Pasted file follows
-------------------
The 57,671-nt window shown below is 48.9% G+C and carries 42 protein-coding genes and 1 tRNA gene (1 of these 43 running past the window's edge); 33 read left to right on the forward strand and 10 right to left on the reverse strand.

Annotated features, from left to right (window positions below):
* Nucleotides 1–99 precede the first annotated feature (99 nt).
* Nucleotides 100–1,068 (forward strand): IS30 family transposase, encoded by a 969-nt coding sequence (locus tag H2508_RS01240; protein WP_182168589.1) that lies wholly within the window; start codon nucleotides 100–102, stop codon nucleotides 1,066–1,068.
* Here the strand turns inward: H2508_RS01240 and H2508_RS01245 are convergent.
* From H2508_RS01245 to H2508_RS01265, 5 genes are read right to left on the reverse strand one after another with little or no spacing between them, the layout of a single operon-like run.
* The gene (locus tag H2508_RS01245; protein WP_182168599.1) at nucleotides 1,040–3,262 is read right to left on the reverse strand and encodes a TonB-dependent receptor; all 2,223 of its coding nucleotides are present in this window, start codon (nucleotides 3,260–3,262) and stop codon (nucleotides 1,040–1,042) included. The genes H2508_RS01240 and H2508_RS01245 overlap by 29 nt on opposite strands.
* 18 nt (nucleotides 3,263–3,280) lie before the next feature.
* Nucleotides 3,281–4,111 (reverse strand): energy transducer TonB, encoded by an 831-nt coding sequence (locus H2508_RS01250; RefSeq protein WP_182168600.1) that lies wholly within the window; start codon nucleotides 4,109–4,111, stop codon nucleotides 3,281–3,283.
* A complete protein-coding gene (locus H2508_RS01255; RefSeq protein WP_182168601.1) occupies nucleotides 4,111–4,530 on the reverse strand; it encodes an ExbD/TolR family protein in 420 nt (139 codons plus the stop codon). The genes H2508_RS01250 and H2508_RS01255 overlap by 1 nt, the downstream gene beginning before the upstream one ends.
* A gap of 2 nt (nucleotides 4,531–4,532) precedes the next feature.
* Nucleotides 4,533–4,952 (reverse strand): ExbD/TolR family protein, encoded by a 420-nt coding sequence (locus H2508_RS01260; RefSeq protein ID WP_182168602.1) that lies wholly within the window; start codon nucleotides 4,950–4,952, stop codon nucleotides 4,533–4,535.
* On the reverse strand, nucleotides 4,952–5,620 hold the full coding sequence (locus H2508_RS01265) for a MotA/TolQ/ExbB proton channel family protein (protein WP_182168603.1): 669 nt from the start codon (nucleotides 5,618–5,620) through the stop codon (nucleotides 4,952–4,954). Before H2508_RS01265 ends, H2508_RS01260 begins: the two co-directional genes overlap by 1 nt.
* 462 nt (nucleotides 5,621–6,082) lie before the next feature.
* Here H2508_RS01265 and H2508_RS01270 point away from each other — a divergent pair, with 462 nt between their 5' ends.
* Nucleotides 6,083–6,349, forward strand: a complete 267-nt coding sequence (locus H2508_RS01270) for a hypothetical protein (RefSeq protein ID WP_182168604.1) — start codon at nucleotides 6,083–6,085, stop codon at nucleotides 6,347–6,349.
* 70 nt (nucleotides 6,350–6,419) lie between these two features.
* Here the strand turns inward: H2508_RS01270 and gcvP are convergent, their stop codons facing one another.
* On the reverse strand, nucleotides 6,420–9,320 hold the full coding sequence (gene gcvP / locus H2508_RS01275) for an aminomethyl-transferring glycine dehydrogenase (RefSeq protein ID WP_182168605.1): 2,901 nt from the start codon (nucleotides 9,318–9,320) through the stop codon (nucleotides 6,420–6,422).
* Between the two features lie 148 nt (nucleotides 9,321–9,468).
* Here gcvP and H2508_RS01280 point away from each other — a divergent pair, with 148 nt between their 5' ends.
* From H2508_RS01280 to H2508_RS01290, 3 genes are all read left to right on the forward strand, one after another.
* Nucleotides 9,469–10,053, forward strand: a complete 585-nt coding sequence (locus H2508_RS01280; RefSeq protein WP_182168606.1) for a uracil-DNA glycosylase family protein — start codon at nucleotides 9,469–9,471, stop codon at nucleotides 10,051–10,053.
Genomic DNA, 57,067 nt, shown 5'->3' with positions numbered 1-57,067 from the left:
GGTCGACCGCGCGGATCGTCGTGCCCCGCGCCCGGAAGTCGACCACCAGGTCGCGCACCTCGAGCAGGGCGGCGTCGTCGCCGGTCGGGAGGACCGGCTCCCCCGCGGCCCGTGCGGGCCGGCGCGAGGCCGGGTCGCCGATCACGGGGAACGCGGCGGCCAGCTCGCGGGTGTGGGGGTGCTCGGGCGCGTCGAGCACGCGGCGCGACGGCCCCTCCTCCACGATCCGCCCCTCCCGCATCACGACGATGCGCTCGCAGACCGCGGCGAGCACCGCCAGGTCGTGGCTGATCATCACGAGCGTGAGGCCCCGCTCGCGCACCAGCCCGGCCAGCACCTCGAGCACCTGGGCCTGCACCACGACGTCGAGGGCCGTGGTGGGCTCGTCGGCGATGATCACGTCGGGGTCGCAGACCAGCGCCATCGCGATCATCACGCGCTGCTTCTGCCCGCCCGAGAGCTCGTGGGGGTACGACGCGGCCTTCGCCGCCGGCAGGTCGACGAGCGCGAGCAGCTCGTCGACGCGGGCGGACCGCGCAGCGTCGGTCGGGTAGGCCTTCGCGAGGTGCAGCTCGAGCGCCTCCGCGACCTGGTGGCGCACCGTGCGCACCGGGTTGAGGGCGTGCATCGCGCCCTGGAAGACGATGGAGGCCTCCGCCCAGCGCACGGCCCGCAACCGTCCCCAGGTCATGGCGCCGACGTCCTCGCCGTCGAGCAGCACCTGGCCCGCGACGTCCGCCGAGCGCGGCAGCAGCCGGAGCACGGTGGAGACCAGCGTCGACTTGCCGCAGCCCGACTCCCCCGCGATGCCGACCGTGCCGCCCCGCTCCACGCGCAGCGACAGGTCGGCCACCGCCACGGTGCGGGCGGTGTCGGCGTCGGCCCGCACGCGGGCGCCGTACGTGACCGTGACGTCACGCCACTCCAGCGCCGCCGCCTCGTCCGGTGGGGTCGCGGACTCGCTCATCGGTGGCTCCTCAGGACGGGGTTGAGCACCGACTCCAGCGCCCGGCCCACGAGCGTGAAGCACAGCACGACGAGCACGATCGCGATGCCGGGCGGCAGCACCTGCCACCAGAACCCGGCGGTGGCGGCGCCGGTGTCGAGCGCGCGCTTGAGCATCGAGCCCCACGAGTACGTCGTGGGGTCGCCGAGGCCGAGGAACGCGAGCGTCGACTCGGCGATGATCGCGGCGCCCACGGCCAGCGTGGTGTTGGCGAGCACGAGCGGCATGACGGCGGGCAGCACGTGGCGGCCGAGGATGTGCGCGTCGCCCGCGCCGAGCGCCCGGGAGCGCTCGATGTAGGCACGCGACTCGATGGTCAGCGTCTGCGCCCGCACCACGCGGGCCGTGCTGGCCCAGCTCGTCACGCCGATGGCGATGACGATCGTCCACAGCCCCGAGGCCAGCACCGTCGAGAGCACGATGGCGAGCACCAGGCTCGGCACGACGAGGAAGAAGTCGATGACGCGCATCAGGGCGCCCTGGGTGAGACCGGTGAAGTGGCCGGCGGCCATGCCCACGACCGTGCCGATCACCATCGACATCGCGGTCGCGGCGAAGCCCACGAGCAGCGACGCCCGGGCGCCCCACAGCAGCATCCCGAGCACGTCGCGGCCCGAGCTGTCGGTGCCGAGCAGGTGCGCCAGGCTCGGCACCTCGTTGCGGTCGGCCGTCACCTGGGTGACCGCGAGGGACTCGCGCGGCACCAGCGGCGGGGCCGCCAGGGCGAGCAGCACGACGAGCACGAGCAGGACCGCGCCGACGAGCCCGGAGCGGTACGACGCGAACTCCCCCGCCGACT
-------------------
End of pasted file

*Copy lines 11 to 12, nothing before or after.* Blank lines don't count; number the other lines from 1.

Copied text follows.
* A gap of 2 nt (nucleotides 4,531–4,532) precedes the next feature.
* Nucleotides 4,533–4,952 (reverse strand): ExbD/TolR family protein, encoded by a 420-nt coding sequence (locus H2508_RS01260; RefSeq protein ID WP_182168602.1) that lies wholly within the window; start codon nucleotides 4,950–4,952, stop codon nucleotides 4,533–4,535.